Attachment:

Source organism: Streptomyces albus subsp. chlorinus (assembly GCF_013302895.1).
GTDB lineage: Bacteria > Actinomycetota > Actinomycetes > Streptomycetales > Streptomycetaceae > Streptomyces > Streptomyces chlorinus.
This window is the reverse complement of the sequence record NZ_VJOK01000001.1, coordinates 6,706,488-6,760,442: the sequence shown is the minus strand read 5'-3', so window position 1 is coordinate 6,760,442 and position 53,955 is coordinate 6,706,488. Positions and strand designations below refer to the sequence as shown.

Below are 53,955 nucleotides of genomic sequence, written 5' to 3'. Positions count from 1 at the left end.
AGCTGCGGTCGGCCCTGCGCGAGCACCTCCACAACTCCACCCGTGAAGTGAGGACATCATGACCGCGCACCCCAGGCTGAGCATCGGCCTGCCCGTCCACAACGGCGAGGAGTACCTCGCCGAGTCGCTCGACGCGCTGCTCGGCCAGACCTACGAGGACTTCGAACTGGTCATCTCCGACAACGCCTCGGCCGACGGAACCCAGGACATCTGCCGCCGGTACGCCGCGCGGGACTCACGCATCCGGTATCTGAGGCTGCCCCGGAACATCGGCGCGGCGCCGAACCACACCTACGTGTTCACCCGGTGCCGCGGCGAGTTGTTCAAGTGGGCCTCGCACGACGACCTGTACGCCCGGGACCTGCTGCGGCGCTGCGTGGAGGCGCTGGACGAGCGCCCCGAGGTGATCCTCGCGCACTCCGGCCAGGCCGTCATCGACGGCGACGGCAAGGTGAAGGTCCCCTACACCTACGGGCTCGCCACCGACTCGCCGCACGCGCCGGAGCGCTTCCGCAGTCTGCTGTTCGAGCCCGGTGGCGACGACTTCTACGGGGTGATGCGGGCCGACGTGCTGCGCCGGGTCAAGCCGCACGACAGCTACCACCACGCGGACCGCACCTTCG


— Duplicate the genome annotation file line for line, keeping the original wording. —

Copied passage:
Source organism: Streptomyces albus subsp. chlorinus (assembly GCF_013302895.1).
GTDB lineage: Bacteria > Actinomycetota > Actinomycetes > Streptomycetales > Streptomycetaceae > Streptomyces > Streptomyces chlorinus.
This window is the reverse complement of the sequence record NZ_VJOK01000001.1, coordinates 6,706,488-6,760,442: the sequence shown is the minus strand read 5'-3', so window position 1 is coordinate 6,760,442 and position 53,955 is coordinate 6,706,488. Positions and strand designations below refer to the sequence as shown.

Below are 53,955 nucleotides of genomic sequence, written 5' to 3'. Positions count from 1 at the left end.
AGCTGCGGTCGGCCCTGCGCGAGCACCTCCACAACTCCACCCGTGAAGTGAGGACATCATGACCGCGCACCCCAGGCTGAGCATCGGCCTGCCCGTCCACAACGGCGAGGAGTACCTCGCCGAGTCGCTCGACGCGCTGCTCGGCCAGACCTACGAGGACTTCGAACTGGTCATCTCCGACAACGCCTCGGCCGACGGAACCCAGGACATCTGCCGCCGGTACGCCGCGCGGGACTCACGCATCCGGTATCTGAGGCTGCCCCGGAACATCGGCGCGGCGCCGAACCACACCTACGTGTTCACCCGGTGCCGCGGCGAGTTGTTCAAGTGGGCCTCGCACGACGACCTGTACGCCCGGGACCTGCTGCGGCGCTGCGTGGAGGCGCTGGACGAGCGCCCCGAGGTGATCCTCGCGCACTCCGGCCAGGCCGTCATCGACGGCGACGGCAAGGTGAAGGTCCCCTACACCTACGGGCTCGCCACCGACTCGCCGCACGCGCCGGAGCGCTTCCGCAGTCTGCTGTTCGAGCCCGGTGGCGACGACTTCTACGGGGTGATGCGGGCCGACGTGCTGCGCCGGGTCAAGCCGCACGACAGCTACCACCACGCGGACCGCACCTTCG